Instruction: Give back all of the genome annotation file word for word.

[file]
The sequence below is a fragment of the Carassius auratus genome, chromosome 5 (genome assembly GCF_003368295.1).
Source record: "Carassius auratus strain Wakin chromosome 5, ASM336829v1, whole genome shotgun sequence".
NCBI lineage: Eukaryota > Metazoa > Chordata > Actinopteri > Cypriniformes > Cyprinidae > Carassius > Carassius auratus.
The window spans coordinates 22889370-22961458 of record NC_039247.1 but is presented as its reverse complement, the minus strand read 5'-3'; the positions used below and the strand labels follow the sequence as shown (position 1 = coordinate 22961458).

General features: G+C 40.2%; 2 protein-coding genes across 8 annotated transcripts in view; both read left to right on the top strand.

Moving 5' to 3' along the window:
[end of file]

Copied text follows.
The sequence below is a fragment of the Carassius auratus genome, chromosome 5 (genome assembly GCF_003368295.1).
Source record: "Carassius auratus strain Wakin chromosome 5, ASM336829v1, whole genome shotgun sequence".
NCBI lineage: Eukaryota > Metazoa > Chordata > Actinopteri > Cypriniformes > Cyprinidae > Carassius > Carassius auratus.
The window spans coordinates 22889370-22961458 of record NC_039247.1 but is presented as its reverse complement, the minus strand read 5'-3'; the positions used below and the strand labels follow the sequence as shown (position 1 = coordinate 22961458).

General features: G+C 40.2%; 2 protein-coding genes across 8 annotated transcripts in view; both read left to right on the top strand.

Moving 5' to 3' along the window: